Spring is coming, traditionally a good time to clean through and freshen up the house. These days we don’t need to do the full Downton Abbey shuffle, but there are still items in our home that benefits from regular inspection. With a little help from your picture framer you should be in possession of easy to follow but critical care advice.

This should include:

  • How to lift and carry your work. (Believe me there is a wrong way to do this).
  • How and where to hang it.
  • Basic care advice.
  • Description of “Normal” conditions.

The Fine Art Trade Guild (FATG) defines “normal” conditions as:

  1. Out of direct sunlight.
  2. Within a temperature range of 10-25 degrees centigrade.
  3. Within a relative humidity range of 40%-60%.

Based on these conditions, “conservation framing” (FATG Level 2) will protect and display your work for 20+ years and “museum framing” (FATG Level 1) for 35+ years.

To prolong the life of valuable exhibits, museums limit the temperature range to between 16-19 degrees centigrade, clearly this is too limiting for the domestic situation.

My leaflet, provided to all of my new customers includes a paragraph headed “A Quick Check”. The last sentence reads, “Check the mitred corners of the frame and the tape, sealing the package, if there is evidence of damage seek advice. We are here to help.”

The following images show evidence of two problems due to neglect. Admittedly it’s an old print, but a perfect example of how if left unchecked, things can go badly wrong for artwork. The first image shows insect damage on the right, where the little blighters have found lunch and munched into the surface of the paper, removing areas of the artwork. The same image shows the culprits, silverfish, which look as if they’ve suffered indigestion and perished between the glass and the print. Left in the framing package the dead insects will go on to do further damage to the print.

The second image highlights water damage and staining.

Both problems could have been avoided and the reason for the damage is clear to see in image three. The mitre of the frame is broken and an open invitation to insects, exaggerated temperature and moisture fluctuations and airborne pollutants like smoke.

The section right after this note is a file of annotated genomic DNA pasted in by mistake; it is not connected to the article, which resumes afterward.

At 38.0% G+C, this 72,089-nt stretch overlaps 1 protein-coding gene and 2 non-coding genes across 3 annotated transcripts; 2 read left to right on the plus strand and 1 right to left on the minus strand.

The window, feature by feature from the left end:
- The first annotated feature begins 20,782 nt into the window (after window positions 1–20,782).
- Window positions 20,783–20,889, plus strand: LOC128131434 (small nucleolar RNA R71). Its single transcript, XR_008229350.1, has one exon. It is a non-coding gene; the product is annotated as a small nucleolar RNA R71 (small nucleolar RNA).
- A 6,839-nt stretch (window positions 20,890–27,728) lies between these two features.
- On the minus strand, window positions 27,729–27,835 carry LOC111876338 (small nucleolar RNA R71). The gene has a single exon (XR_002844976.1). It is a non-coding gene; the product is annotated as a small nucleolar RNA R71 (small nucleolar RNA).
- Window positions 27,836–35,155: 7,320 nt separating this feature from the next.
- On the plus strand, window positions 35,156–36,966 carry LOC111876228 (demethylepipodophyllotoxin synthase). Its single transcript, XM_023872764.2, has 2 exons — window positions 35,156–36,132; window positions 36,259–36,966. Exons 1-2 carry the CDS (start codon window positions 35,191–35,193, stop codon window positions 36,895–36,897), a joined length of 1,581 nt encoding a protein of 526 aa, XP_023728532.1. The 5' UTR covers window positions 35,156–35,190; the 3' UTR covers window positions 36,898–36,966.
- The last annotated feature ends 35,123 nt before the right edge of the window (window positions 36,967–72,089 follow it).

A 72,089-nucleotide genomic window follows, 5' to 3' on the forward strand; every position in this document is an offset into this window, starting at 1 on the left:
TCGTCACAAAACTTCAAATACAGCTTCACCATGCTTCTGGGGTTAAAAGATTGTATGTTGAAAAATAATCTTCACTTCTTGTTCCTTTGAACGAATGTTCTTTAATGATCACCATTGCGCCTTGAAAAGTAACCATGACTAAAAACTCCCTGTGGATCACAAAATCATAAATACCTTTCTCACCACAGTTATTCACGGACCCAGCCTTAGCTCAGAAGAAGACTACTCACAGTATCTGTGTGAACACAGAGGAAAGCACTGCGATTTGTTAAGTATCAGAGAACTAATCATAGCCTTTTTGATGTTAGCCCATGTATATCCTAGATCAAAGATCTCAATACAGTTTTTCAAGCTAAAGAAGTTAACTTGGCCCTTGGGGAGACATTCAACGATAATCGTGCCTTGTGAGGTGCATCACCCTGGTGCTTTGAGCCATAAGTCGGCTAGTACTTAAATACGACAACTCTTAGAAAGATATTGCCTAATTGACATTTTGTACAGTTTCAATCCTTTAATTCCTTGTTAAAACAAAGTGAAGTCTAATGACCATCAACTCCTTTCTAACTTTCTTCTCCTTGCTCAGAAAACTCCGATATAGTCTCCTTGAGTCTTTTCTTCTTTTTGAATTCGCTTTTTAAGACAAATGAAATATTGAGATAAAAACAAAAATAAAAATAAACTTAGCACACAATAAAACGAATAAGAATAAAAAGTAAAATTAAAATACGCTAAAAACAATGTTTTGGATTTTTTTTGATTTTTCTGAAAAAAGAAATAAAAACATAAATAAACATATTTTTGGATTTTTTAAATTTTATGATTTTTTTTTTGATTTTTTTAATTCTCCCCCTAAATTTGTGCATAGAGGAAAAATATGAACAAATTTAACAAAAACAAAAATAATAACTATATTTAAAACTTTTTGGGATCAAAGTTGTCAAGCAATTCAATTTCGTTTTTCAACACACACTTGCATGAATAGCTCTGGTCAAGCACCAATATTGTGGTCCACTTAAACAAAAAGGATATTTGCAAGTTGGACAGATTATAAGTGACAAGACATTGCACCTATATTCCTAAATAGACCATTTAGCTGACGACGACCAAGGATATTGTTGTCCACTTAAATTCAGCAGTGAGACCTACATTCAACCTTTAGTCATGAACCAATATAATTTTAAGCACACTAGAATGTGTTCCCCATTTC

Silverfish and insect damage

Silverfish trapped behind the glass and insect damage. The framing package has been compromised by loose corner of the frame.

Water stain

Water damage and staining. The framing package can no longer protect the artwork from environmental damage.

Broken corner of frame

The top left corner of the frame has been damaged, become loose and is opening up. It is no longer able to protect the artwork.

This is a dramatic example, highlighting the need for vigilance and action as soon as there is evidence of problems. Other things to look for:

  • Loosening fittings.
  • Wearing/fraying hanging cord/wire.
  • Corrosion to metal fittings.
  • Cracked glass.
  • Breaks in or lifting sealing tape.
  • Mitres opening and loosening due to expansion of acrylic glazing.
  • Finally, don’t forget to check the picture hook/s in the wall that your work is hanging on. I’ve lost count of the number of pieces I’ve reframed because they’ve fallen off the wall, simply because the picture hooks failed.

If you find any of these problems act quickly, seek advice from your local reputable picture framer and discuss a plan of action.

A simple 5 minute check every 1-5 years could be the saving of your precious artwork.

Contact Bev on 01303 268618 or 07833 350815 if you have any concerns about your artwork.